Prospects of huge gas reserves in deep sea

Bangladesh has discovered the prospects of a big deep-sea gas reserve after the resolution of its maritime boundary dispute with Myanmar and India. A 2D seismic survey along the Myanmar border has revealed that Bangladesh could have a minimum of five prospective structures in the Bay of Bengal in Block D-12. The operator of the block, the South Korean conglomerate Daewoo Corporation, yesterday officially informed Petrobangla about the finding and expressed its interest in doing a 3D seismic survey in the block, which is located along the Myanmar gas block-AD 7.

Daewoo and its Australian partner, Woodside Energy, also operate Myanmar’s AD-7, which was discovered in 2016. “This raises very high hopes for the nation as we see a good prospect in the block. But until we hit the gas nobody can tell you anything confirmatory,” said a Petrobangla official.

In a presentation, Daewoo said it surveyed 1,580 sq km in the deep sea early this year. The analysis of the survey results confirmed the existence of five structures that could be moderate gas fields. However, nothing is fixed until the process is completed. “I’m really hopeful about prospects in the Bay of Bengal. The five structures were identified along Myanmar’s three gas fields having 8 TCF of gas,” Prof. Badrul Imam, an energy expert, told The Independent yesterday.

“Though there is a border between Bangladesh and Myanmar, the sea basin is the same. So, it’s logical to remain hopeful about the prospects,” he added. Daewoo told Petrobangla that as part of the exploration process, it would carry out a 3D survey in 2,000 sq km in Block 12 in November. If the results are found to be positive, it would start drilling in the deep sea.

In March 2017, the government and Petrobangla signed a production-sharing contract with the POSCO Daewoo Corporation of South Korea without going through the tendering process for oil and gas exploration in Block 12. Daewoo is allowed for five

years to complete initial exploration tasks including the drilling of an exploration well in the deep sea.

The government awarded a contract to Daewoo under the Speedy Supply of Power and Energy (Special Provisions) Act 2010 after a bidding process was postponed, as the lone bidder, Norwegian Statoil, demanded commercial benefits beyond the bid it had submitted under the Model Production Sharing Contract 2012.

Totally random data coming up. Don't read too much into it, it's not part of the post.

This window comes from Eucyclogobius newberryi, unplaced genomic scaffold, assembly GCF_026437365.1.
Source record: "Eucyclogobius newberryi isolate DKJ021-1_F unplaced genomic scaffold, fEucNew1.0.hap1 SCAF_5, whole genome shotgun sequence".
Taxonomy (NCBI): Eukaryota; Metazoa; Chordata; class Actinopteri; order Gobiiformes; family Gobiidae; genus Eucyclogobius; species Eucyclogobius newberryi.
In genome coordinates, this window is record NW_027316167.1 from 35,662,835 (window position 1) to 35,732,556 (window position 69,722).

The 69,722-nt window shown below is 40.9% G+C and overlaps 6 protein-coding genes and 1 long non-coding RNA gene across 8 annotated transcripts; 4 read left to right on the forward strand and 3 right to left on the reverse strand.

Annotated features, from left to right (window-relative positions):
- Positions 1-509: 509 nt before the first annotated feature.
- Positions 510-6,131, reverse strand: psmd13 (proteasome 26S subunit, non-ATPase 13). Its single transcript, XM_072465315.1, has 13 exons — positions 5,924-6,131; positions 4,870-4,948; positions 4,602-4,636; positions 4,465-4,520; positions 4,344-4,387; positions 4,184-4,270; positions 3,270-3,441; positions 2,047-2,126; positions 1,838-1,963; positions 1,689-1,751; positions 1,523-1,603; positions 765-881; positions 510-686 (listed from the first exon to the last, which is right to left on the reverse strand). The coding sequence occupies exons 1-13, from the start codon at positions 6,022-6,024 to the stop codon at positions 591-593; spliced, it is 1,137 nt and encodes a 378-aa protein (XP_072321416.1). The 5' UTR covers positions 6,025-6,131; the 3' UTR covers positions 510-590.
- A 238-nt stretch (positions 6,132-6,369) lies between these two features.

Daewoo will be paid USD 6.50 for each thousand cubic feet of natural gas it will own under the PSC, according to the contract.

It would be allowed to sell natural gas and other petroleum resources to a third party in the country or outside at negotiated prices if Petrobangla refuses to buy the produce.

Under the model PSC 2012, India’s ONGC Videsh is now carrying out seismic surveys in shallow sea blocks 4 and 9, while a joint venture of KrisEnergy and Santos is carrying out seismic surveys in shallow sea block 11. But only Daewoo is continuing exploration activities in the deep sea.

On 14 March, 2012, in a historic victory at the UN maritime tribunal, Bangladesh won the territorial and economic rights to vast Bay of Bengal resources by virtue of a verdict of the International Tribunal for Law of the Seas (ITLOS). After the win, Bangladesh foresees huge prospects in the sea.

To meet domestic demand, Bangladesh is importing costly LNG from the international market. If the country finds huge reserves in the Bay of Bengal, it could save a huge amount of money.

Source: The Independent

To see the original article click link here

NB: The best way to find information on this website is to key in your search terms into the Search Box in the top right corner of this web page. E.g. of search terms would be “property research report”, ”condominium law”, "Puma Energy", “MOGE”, “yangon new town”,"MECTEL", "hydropower", etc.